Remember when the TV show Good Morning America escorted more than 4 million viewers from their living rooms for a week-long "Great Alaska Adventure" to handpicked destinations in Southcentral and Southeast? Or what about when Martha Stewart, the domestic empire maven, remotely broadcast her cooking show from various locations, along the way whipping up pancakes with 100-year-old sourdough starter and sharing her salmon filleting secrets? You might remember these shows, but unless you're in the advertising or public relations industry, chances are you have no idea who the mastermind was behind what are still considered two of the biggest contributions to growing the state's visitor industry. And it may be safe to say that no other media exposure in Alaska's history has had a greater impact.
If you ask Robbie Graham, founder and co-owner of the former Bernholz and Graham, one of the top PR firms in the country and responsible for the two broadcast coups, that's how it should be.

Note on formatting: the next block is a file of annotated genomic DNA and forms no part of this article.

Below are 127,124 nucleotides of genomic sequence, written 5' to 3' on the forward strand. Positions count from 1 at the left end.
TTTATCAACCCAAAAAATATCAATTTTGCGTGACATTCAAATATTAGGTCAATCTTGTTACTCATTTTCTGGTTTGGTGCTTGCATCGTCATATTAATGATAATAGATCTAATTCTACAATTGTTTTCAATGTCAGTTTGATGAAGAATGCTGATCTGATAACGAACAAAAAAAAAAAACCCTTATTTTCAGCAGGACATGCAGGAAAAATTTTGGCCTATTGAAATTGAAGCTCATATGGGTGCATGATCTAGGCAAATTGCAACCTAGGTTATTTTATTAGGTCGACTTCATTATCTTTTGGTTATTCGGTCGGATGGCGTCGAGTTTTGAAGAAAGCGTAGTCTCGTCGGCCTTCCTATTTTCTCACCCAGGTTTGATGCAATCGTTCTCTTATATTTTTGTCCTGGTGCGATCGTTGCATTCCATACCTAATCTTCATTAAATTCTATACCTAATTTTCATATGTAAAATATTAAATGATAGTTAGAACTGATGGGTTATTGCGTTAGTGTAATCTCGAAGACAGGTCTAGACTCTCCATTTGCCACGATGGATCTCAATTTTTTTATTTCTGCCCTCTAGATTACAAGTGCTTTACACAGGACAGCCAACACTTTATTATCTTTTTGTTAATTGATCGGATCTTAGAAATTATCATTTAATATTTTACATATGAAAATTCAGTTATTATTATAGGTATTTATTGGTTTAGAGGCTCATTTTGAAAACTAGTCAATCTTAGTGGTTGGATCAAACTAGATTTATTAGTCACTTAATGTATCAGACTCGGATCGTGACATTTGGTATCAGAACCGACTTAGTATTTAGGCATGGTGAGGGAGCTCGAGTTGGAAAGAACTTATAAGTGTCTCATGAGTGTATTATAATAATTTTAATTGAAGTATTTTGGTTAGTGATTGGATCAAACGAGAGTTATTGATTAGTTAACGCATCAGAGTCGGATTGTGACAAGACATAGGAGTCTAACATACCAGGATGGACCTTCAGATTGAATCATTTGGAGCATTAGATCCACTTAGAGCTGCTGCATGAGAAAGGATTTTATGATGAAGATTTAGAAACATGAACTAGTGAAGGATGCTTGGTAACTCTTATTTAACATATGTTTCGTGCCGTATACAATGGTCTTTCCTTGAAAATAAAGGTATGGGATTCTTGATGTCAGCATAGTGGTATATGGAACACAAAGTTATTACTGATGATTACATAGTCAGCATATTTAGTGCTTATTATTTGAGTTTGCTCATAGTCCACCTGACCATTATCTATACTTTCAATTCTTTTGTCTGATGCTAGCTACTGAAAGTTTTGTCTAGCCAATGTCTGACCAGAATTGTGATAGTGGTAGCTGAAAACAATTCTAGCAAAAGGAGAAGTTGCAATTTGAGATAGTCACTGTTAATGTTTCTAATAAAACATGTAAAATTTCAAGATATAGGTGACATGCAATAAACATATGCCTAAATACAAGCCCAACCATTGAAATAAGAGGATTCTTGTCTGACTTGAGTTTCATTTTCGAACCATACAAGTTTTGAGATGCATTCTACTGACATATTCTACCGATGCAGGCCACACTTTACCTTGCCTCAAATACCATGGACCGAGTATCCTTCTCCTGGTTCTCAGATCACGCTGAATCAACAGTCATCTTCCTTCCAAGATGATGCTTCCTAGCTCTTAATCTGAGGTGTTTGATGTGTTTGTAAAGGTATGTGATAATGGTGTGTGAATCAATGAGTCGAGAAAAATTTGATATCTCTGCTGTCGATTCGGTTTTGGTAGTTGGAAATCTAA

"That's how B&G always went about doing business," she says of the firm she left last year, passing the torch to Jennifer Thompson who has since branded it as Thompson & Co. "With all of the self-promotion in the PR world now, it's not about the client as much as it is the about the agency," Graham says. "There is a grace in putting others first and when it comes to clients, it should always be about them. Our thanks is really in the recognition of the work well done and knowing you're as good as anyone else out there."
Although the broadcasts aired in 1994 and 2000, respectively, the exposure from these two public relations successes continue to be--as Martha would say--a good thing, as year after year, many of the viewers continue to be motivated by the memories of the shows and book their vacations here. The projects, which were for the firm's clients the former Alaska Tourism Marketing Council (ATMC)--now the Alaska Travel Industry Association--and Tourism North not only resulted in weeks worth of hits to the website and follow-up stories on the celebrity events, but they also spawned new small businesses started by several of the vendors who worked on making all the technical aspects and logistics of each show come together.
Breaking new ground, thinking big, never missing even the smallest detail --this has been Graham's trademark since she and her late business partner Bonnie Bernholz opened the agency in 1989.